Dinner:

Tap Tap. A Haitian family style place on fifth st. In a city of colorful restaurants this place outdoes them all with their Haitian Folk Art. The service is very charming even in it's inefficiency. I started with pumpkin soup which was very tasty although not quite pumpkiny enough, more rootsy. I also got the grilled spiny lobster special which is by far the most expensive thing on menu at $16.95 and it was great. I have gotten the creole style conch in the past that was also very good. The grilled chicken is massive and well sauced in a smoky sweat bath of richness. My mom got a lightly fried fish which had a good lemon pepper bite. The weakness is in the heavy accompaniments such with which each dish comes rice and beans of your choice, fried plantains, or yucca fries. I asked for a substitution of boiled plantains but they said it would take 15 minutes because it would have to be made fresh(unlike the premade fried ones)and wanted to know if i was sure that I wanted it? It was laughable as most entrees seem to take a half hour anyways. It's probably worth the "wait" as the fried ones are leaded frisbees that are barely edible. Rice and beans are better but the ridiculously creamy coleslaw that comes with every order is all that you need. Not for the starchphobic.

The next night we ate at Shoji sushi owned by the Nemo's, Big Pink Mr. Shwartz? This place is much better than Toni's sushi overall. Excellent Sushi Samba-esque combo of ceviches and sushi. My family was thrilled with the very affordably priced grilled meats on the menu that came with a variety of dipping choices. Ceviche/Sushi combo was an excellent value. I substituted a tempura conch roll for the usual spicy tuna. The roll was So spicy with a green habanero paste on top but was refrigerated by the mango and advocado inside. The scallop and grouper ceviches were generous and very well flavored. A red onion/orange mix on the scallops was particularly delicious. Desserts were from the award winning pastry chef at Nemo's. The chocolate/cherry pudding souffle with creme fraiche accompaniment was meltingly intoxicating. Four little sweetened cherrys to dip into it added a complexity that most molten chocolate cakes lack. The green tea cheesecake tasted a bit flat. I don't know why it's so trendy to cook with green tea. It's not that tasty as a food additive and is hard enough to prepare properly as a beverage. Next time I'd get the home made ginger ale with coconut ice cream float. Highly Recomended!!!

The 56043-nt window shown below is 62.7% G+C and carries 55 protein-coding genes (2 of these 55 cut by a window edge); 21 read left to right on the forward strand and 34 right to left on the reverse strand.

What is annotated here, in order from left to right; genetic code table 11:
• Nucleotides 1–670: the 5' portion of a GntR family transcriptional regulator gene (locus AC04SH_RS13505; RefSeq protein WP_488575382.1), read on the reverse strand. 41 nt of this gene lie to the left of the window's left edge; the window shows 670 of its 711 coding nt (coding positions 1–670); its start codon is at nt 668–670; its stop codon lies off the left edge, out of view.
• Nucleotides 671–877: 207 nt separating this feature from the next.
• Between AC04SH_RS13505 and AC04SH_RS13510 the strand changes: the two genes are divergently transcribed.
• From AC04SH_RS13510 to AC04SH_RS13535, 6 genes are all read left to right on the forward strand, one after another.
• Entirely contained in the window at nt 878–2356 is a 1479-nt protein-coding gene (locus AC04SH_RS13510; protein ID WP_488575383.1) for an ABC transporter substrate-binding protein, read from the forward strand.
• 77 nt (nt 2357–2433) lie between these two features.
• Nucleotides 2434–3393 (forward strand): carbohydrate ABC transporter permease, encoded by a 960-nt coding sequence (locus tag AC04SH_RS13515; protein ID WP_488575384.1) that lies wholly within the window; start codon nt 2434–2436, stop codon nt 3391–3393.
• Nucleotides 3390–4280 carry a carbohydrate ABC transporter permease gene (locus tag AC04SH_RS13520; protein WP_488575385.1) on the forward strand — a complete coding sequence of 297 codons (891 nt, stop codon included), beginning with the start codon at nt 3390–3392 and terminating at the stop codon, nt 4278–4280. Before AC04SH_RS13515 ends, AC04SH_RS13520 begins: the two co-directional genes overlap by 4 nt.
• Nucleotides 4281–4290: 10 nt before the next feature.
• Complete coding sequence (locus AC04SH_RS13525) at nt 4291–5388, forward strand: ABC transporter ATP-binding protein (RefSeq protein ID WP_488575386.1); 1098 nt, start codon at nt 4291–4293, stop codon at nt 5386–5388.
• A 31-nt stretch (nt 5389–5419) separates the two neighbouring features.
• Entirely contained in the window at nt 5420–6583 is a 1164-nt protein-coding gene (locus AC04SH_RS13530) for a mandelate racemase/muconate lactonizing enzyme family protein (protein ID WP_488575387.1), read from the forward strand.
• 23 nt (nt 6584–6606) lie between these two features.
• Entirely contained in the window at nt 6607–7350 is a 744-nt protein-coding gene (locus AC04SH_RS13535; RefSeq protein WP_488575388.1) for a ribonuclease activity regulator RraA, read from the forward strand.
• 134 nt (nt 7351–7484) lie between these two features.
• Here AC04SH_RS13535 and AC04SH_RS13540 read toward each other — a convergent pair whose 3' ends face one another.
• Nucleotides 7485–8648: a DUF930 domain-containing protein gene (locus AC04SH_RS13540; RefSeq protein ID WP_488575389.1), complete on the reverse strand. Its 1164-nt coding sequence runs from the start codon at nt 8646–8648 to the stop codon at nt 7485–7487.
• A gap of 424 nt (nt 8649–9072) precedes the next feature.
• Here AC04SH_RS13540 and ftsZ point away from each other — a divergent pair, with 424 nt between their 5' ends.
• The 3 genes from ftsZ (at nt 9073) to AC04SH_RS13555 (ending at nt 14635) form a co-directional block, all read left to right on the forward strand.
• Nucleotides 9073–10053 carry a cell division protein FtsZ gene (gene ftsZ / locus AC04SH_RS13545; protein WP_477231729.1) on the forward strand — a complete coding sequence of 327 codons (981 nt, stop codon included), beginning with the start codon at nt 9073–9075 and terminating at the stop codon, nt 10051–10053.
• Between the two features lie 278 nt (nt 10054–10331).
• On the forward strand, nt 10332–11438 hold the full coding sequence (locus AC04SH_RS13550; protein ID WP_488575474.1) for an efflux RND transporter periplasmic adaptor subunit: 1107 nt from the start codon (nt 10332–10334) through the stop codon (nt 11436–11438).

Dinner at Suva was great because it pleased my family so much! I thought the portions were a bit stingy but the server did warn us that they had changed their policy about it being served for sharing. Without the double portions to share the average entree was 25 dollars and everything was a bit too underspiced and overcooked to be worth going to as a food destination. Very enjoyable for me though because it inspired some good food talk from my non-food obsessed relatives.

For dessert the gelato at Parmalat Gelateria on Lincoln Rd is always good. The best flavors are toasted almond which tastes as naturally toasty as it should, and coconut which is engorged with scads of fresh, shredded coconut.

At the airport I highly reccomend the La Carreta. I would go out to JFK every day if they had a branch of this excellent cuban chain out there. Instead we've got bagels for $2.20 that might as well be labeled Firestones they're so flat and rubbery. The food at La Carreta was fresh looking and had more soul than any food I've ever seen on my usual airport stopovers. I got a nice corn/ham stuffed tamale which was more comforting than flavorful. Rice and beans were very gutsy and made my fellow meal-less flight mates drool. The roast turkey sandwich was nothing more than lowgrade cold cuts but the Cuban sandwich tasted better than anyother thing I've eaten in the air. Particularly after being delayed for three hours due to missing airplane parts(how comforting!). Both sandwiches suffered from way too much time away from the grill but that's my fault as I was rationing food in case of more plane troubles.

All in all a great trip for eating and definately worth all of the heartburn.

Enjoy!
Frank